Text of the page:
FORT ST. JOHN, B.C. — All 16 drilling licences offered this week were purchased in the April sale of the Ministry of Natural Gas Development crown petroleum and natural gas land rights.
However, the encouraging news stops there — as the price per hectare was only $71.76, with just over 5,200 hectares purchased of the just over 6,000 offered.
That left the bonus bid total at just over $400,000 dollars. While that was nearly double the April sale of last year, it still left the 2016 year-to-date total at only about $2.5 million — and still on pace to make this the worst calendar year in terms of government revenue since the first year of Ministry records in 1978.
The low end year was 1982 when the total tender bonus was only $16.7 million, and the province barely exceeded it last year at 18.3 million.
Meantime, there is also some more encouraging oil and gas industry news this week from Alberta. The NDP government has surprised many people and released details of a new royalty regime it says brings clarity and certainty to conventional oil and gas drilling.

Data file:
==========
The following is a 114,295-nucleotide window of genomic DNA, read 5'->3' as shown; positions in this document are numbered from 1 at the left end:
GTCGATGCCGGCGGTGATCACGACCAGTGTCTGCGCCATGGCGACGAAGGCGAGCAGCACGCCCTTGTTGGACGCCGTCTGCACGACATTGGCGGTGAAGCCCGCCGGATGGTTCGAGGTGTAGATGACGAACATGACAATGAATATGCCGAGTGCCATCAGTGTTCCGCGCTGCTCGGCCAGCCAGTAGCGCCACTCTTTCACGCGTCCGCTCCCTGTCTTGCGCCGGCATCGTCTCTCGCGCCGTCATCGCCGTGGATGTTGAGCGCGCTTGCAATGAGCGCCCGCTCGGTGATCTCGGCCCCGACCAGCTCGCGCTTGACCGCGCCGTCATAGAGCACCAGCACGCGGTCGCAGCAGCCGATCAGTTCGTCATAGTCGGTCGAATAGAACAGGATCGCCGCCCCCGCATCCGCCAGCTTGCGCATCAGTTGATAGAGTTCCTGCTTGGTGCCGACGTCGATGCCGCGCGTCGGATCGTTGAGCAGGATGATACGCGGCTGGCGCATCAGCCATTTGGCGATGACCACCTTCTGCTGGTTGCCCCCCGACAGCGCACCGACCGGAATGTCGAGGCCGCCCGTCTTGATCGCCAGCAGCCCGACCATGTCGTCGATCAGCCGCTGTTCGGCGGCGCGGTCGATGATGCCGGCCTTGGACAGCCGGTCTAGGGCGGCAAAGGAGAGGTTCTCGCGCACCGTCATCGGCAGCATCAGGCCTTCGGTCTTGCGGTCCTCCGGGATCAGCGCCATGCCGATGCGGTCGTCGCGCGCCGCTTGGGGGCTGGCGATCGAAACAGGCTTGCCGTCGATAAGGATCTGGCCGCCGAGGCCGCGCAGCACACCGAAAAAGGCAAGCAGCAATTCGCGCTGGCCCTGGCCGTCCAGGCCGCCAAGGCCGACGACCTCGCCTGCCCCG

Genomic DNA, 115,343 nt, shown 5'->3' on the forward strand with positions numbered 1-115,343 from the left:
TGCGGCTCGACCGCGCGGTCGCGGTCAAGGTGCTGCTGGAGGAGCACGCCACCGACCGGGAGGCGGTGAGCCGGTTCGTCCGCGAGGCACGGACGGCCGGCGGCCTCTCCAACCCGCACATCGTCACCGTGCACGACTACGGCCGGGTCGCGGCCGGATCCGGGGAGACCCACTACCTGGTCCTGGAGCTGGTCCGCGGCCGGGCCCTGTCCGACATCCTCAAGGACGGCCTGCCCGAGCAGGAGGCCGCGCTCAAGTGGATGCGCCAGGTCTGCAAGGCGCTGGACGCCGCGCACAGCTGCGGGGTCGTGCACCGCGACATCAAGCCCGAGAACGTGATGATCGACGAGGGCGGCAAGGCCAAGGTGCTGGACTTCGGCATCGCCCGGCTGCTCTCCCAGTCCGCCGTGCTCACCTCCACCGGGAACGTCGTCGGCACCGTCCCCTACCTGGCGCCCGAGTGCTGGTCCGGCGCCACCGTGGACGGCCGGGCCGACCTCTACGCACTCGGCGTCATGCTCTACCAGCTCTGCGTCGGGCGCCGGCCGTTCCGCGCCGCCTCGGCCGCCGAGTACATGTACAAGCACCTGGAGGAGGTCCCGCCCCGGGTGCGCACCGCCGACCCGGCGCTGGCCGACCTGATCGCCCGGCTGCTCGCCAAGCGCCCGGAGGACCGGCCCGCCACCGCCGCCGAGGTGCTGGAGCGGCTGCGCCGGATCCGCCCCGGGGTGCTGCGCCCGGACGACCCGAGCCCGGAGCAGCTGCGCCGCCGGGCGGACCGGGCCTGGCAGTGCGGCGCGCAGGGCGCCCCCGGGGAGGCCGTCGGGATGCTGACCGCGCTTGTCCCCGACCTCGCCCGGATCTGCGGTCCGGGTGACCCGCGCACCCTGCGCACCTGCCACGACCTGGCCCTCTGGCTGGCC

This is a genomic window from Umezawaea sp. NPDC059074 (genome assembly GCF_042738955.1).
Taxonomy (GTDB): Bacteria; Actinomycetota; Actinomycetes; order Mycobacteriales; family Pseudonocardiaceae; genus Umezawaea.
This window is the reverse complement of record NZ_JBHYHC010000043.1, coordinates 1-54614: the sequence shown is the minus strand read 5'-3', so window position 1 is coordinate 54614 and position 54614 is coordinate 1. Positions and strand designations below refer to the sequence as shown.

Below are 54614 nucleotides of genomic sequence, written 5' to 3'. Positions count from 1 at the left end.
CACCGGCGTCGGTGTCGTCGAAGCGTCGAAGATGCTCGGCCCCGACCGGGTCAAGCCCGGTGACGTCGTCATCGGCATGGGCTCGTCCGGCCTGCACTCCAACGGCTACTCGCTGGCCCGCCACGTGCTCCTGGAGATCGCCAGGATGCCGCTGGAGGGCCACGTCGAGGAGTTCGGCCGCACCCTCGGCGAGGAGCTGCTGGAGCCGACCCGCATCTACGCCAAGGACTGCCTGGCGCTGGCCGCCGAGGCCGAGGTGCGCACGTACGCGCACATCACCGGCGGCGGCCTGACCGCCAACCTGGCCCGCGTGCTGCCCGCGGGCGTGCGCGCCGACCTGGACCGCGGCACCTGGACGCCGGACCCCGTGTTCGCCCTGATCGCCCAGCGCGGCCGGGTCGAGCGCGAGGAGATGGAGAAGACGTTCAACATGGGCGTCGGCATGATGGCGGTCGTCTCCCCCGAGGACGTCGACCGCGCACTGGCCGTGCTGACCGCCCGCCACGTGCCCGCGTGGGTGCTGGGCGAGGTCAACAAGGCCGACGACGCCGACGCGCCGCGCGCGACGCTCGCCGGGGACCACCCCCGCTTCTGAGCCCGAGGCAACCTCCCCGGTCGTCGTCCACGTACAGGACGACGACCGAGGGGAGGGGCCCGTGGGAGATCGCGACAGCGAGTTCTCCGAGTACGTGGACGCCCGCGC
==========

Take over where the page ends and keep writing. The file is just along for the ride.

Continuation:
It has simplified the system with a single structure for crude oil, gas, and liquids, which takes into account the growth of unconventional wells that use horizontal drilling and fracking.
Under this new regime, companies will pay a five per cent flat rate royalty until costs are recovered, after which royalty rates will range between 5 – 40 per cent — depending on energy prices.
Total costs of the vertical and horizontal drilling will be tracked on a cost allowance index, which rewards producers who are efficient.
The new regime closely follows recommendations of the province’s royalty review advisory panel and will apply to wells drilled starting next year.
Those drilled before then will stay under the current system until 2027.